By Jonathan Spicer and Ann Saphir
(Reuters) - As the U.S. Federal Reserve's top officials debated their decision to scale back a massive bond-buying stimulus program last month, they were keen to steer a delicate path and to make it clear that future decisions were not set in stone.
Minutes of the Fed's December 17-18 policy meeting, released on Wednesday, showed many members of the policy-setting Federal Open Market Committee wanted to proceed with caution in trimming the asset purchases.
Most also wanted to stress that further reductions were not on a "preset course" - a message that may become increasingly difficult to convey as the economy strengthens and expectations for an inexorable wind-down get baked into markets.
The U.S. central bank surprised many investors by deciding at the meeting to cut purchases by $10 billion, bringing them to $75 billion per month. Even at that pace the so-called quantitative easing program (QE) is still an aggressive effort to clear the way for investment, hiring and economic growth in the United States.
Some of the 10 voting policymakers worried about "an unintended tightening of financial conditions if a reduction in the pace of asset purchases was misinterpreted as signaling that the committee was likely to withdraw policy accommodation more quickly than had been anticipated," the minutes said.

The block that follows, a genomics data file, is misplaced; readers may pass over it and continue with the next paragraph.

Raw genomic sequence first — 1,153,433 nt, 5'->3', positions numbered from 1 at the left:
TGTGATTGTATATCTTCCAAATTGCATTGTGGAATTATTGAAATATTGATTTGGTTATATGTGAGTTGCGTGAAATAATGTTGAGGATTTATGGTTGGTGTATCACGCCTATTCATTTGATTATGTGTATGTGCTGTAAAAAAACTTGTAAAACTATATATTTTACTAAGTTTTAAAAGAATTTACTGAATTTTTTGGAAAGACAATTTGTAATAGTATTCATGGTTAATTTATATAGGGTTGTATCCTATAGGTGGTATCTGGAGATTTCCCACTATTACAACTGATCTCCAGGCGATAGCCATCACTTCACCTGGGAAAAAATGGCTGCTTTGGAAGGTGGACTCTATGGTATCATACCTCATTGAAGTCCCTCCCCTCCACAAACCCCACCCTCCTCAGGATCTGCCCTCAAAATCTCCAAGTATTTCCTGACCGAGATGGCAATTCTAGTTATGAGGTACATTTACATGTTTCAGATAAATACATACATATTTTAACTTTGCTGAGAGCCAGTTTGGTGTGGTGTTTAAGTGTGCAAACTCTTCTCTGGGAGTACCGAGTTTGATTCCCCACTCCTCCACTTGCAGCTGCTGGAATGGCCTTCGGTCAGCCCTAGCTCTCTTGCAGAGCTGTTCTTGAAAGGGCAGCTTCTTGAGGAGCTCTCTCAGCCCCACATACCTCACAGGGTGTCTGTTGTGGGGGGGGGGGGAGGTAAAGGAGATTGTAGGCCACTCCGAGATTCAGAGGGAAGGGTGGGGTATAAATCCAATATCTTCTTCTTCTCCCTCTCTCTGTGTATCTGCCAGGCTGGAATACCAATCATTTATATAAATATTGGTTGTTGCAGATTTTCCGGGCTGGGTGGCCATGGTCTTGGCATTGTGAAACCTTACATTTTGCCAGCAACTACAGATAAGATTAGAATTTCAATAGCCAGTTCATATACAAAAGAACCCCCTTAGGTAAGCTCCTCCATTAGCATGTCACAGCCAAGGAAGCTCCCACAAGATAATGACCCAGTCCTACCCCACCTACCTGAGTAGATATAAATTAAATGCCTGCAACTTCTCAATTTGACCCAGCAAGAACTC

Consequently, many judged the Fed "should proceed cautiously in taking its first action ... and should indicate that further reductions would be undertaken in measured steps."
Yields on U.S. Treasuries edged higher after the release of the minutes. Stocks finished the day flat and the dollar rose.
The central bank cited a stronger job market in its landmark decision, which amounts to the beginning of the end of the largest monetary policy experiment ever. And it tempered the move by suggesting its key interest rate would stay near zero even longer than previously promised - a nuanced policy change that also drew debate at the meeting.
The minutes showed that policymakers wanted to stress to the public that further reductions to bond buying would depend on progress in the labor market and on inflation, as well as on how well the program was judged to work in the months ahead.
Polls show that economists expect a relatively uniform withdrawal of accommodation, dropping by about $10 billion per meeting, until the bond buying is finally shelved by year end.
But as the rise in bond yields suggested on Wednesday, investors may expect an even quicker end to the program given recent growth in jobs, consumer spending, manufacturing and housing, as well as a budget deal Congress struck in December.
"With increased confidence about the sustainability in economic recovery and concerns about the declining benefit of the QE3 program, the risk is for a faster wind-down in purchases than is currently being priced into the market," said TD Securities analyst Millan Mulraine.
While there were only 10 officials voting on Fed policy in December, a broader group of 17 took part in last month's meeting.